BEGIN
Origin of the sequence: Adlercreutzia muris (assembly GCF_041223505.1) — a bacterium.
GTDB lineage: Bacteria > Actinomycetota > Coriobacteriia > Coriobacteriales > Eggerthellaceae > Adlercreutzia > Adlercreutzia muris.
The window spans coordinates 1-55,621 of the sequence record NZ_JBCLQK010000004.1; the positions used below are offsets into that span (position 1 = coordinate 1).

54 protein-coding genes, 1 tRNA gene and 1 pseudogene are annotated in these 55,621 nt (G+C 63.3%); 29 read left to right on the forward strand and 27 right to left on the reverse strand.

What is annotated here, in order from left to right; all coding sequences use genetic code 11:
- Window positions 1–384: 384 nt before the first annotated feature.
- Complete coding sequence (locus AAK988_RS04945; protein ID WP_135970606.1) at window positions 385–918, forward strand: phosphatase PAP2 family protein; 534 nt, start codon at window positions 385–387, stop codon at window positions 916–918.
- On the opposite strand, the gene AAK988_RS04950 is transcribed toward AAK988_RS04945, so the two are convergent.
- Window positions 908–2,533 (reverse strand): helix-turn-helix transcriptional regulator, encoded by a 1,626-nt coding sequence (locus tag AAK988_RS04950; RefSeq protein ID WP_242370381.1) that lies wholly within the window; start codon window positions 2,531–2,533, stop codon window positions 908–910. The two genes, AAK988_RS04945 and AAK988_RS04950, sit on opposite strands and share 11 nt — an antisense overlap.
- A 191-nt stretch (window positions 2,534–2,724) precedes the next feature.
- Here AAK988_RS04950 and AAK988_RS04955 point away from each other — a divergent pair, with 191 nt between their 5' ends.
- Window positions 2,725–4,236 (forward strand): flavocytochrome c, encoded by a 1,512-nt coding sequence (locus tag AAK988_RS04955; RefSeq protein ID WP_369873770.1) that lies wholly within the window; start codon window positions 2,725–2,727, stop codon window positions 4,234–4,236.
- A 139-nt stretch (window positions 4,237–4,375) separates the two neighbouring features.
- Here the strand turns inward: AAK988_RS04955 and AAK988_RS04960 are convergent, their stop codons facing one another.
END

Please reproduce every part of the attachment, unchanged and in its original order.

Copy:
Origin of the sequence: Adlercreutzia muris (assembly GCF_041223505.1) — a bacterium.
GTDB lineage: Bacteria > Actinomycetota > Coriobacteriia > Coriobacteriales > Eggerthellaceae > Adlercreutzia > Adlercreutzia muris.
The window spans coordinates 1-55,621 of the sequence record NZ_JBCLQK010000004.1; the positions used below are offsets into that span (position 1 = coordinate 1).

54 protein-coding genes, 1 tRNA gene and 1 pseudogene are annotated in these 55,621 nt (G+C 63.3%); 29 read left to right on the forward strand and 27 right to left on the reverse strand.

What is annotated here, in order from left to right; all coding sequences use genetic code 11:
- Window positions 1–384: 384 nt before the first annotated feature.
- Complete coding sequence (locus AAK988_RS04945; protein ID WP_135970606.1) at window positions 385–918, forward strand: phosphatase PAP2 family protein; 534 nt, start codon at window positions 385–387, stop codon at window positions 916–918.
- On the opposite strand, the gene AAK988_RS04950 is transcribed toward AAK988_RS04945, so the two are convergent.
- Window positions 908–2,533 (reverse strand): helix-turn-helix transcriptional regulator, encoded by a 1,626-nt coding sequence (locus tag AAK988_RS04950; RefSeq protein ID WP_242370381.1) that lies wholly within the window; start codon window positions 2,531–2,533, stop codon window positions 908–910. The two genes, AAK988_RS04945 and AAK988_RS04950, sit on opposite strands and share 11 nt — an antisense overlap.
- A 191-nt stretch (window positions 2,534–2,724) precedes the next feature.
- Here AAK988_RS04950 and AAK988_RS04955 point away from each other — a divergent pair, with 191 nt between their 5' ends.
- Window positions 2,725–4,236 (forward strand): flavocytochrome c, encoded by a 1,512-nt coding sequence (locus tag AAK988_RS04955; RefSeq protein ID WP_369873770.1) that lies wholly within the window; start codon window positions 2,725–2,727, stop codon window positions 4,234–4,236.
- A 139-nt stretch (window positions 4,237–4,375) separates the two neighbouring features.
- Here the strand turns inward: AAK988_RS04955 and AAK988_RS04960 are convergent, their stop codons facing one another.